Andrew Lansley, perhaps learning that he often spends too much time on policy at the expense of the politics, kept his speech to the Conservative Party conference light on technocratic details, as my colleague, Mike Birtwistle, advised last week. Yet one particularly technical announcement quietly remained: news of major progress in the treatment of patients with rare diseases came quietly, via a single unapplauded line in Lansley’s speech to a half empty auditorium.
Under the plans announced, the Department of Health will commission NICE to develop evidence guides on the use of off-label medicines for rare diseases to help inform doctors’ decision-making and patients’ choices. For very rare conditions, there may well be no licensed treatments (it is very difficult to conduct trials given the paucity of patient numbers). In these circumstances, doctors have no choice but to prescribe drugs for other conditions which are biologically similar. However, they do so with little information, which can make it difficult to know whether the treatment is the right thing to do, either from a clinical or NHS perspective.
This paucity of information has meant that there have been unavoidable variations in the care provided to patients with very rare conditions and that commissioners have often been at a loss as to whether to provide funding. For these patients, the progress made by the NHS in tackling the postcode lottery of care has been a distant reality, as they have been left to the hands of local-decision making, often taken by commissioners who had little understanding about the complexities of their very rare condition. This will be welcome news to thousands of patients and clinicians alike.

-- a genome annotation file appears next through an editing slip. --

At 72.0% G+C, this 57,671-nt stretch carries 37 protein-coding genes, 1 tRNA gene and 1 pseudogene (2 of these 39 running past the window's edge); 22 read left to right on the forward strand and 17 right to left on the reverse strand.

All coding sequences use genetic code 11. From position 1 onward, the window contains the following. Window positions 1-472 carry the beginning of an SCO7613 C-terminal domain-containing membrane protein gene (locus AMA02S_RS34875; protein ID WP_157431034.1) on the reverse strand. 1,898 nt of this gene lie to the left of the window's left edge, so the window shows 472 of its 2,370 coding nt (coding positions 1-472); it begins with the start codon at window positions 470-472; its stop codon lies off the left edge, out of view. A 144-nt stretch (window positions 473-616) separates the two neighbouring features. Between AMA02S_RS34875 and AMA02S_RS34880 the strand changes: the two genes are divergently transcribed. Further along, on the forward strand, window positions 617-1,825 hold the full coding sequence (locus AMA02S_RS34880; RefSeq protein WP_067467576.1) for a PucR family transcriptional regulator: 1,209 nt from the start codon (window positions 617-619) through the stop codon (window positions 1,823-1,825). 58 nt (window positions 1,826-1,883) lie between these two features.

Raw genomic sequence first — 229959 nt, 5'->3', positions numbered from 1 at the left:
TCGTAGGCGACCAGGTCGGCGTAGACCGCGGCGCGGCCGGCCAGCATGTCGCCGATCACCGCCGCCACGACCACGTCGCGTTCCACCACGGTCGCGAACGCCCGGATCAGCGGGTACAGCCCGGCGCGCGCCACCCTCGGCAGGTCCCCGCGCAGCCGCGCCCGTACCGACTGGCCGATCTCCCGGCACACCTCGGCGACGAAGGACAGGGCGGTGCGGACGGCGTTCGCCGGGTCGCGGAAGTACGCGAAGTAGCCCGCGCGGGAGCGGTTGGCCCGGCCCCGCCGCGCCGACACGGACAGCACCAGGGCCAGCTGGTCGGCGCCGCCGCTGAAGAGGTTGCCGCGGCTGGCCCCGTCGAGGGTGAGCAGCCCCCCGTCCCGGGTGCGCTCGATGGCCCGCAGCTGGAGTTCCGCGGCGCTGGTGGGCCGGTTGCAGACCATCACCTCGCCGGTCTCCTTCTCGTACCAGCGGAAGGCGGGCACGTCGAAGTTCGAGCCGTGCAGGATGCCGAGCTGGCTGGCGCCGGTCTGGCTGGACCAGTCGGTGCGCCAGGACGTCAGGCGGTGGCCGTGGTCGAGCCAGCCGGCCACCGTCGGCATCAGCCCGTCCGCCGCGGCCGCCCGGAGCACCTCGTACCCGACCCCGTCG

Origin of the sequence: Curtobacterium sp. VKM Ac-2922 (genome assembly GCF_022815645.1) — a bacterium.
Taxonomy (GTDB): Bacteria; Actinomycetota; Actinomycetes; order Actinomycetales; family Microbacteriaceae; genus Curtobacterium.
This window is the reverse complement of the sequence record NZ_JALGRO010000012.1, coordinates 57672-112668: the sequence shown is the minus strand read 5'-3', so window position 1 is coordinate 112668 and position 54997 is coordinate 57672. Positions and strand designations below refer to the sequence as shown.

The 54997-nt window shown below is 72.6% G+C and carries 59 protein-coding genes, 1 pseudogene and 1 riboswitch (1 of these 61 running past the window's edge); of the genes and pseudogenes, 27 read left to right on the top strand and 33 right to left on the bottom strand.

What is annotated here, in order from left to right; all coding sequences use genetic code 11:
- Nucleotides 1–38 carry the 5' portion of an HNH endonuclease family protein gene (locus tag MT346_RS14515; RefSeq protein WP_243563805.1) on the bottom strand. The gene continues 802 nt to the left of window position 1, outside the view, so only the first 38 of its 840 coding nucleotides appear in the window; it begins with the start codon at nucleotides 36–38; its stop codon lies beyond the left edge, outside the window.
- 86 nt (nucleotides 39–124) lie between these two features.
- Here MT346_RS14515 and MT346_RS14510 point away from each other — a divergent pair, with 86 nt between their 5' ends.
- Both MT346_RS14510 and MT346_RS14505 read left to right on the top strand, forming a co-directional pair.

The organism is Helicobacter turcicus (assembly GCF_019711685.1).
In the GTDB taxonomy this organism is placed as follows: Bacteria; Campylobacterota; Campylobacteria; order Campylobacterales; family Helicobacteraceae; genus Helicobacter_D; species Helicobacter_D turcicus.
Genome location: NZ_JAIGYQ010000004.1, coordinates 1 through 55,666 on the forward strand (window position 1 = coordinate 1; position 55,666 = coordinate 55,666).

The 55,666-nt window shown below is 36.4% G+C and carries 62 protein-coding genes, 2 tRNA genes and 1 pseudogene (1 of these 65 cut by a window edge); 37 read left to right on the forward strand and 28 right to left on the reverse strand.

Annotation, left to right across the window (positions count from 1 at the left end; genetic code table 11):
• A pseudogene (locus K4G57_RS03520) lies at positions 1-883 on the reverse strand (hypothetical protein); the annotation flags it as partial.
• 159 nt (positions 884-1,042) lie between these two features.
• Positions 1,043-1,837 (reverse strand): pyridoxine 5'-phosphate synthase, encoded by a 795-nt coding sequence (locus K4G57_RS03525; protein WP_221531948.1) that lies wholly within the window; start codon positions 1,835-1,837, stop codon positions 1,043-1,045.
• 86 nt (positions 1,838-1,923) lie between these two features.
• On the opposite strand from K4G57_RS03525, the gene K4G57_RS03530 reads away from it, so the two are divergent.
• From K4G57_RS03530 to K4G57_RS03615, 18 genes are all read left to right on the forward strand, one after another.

Whilst the announcement is likely to have come as a surprise to some rare disease charities, others have been plugging away on the issue for some time. The announcement is quintessential Lansley – technical and hardly tabloid fodder. Yet the timing of the announcement is no mystery and it is intended to illustrate a broader theme.
Lansley’s conference speech was always likely to be a platform for campaigners against the Health and Social Care Bill as it came under renewed parliamentary scrutiny; its Second Reading in the House of Lords starts next week. Indeed, the day had begun for the Health Secretary with the latest onslaught, this time in an open letter to the Times from doctors calling for the Bill to be scrapped. However, as with much of the rest of the speech, this announcement was an attempt to move the debate forward from sticky areas of debate on the Bill, to demonstrating why clinical freedom matters. Moreover, the notable lack of any associated spending commitment makes it an affordable win in difficult times. Whilst the programme will go unrecognised in almost all mainstream media, it is a small but significant victory to a long under-prioritised disease area for the NHS.
Download the report from the Expert Group on Rare Autoimmune Diseases, Improving NHS Services for Rare Autoimmune Disease.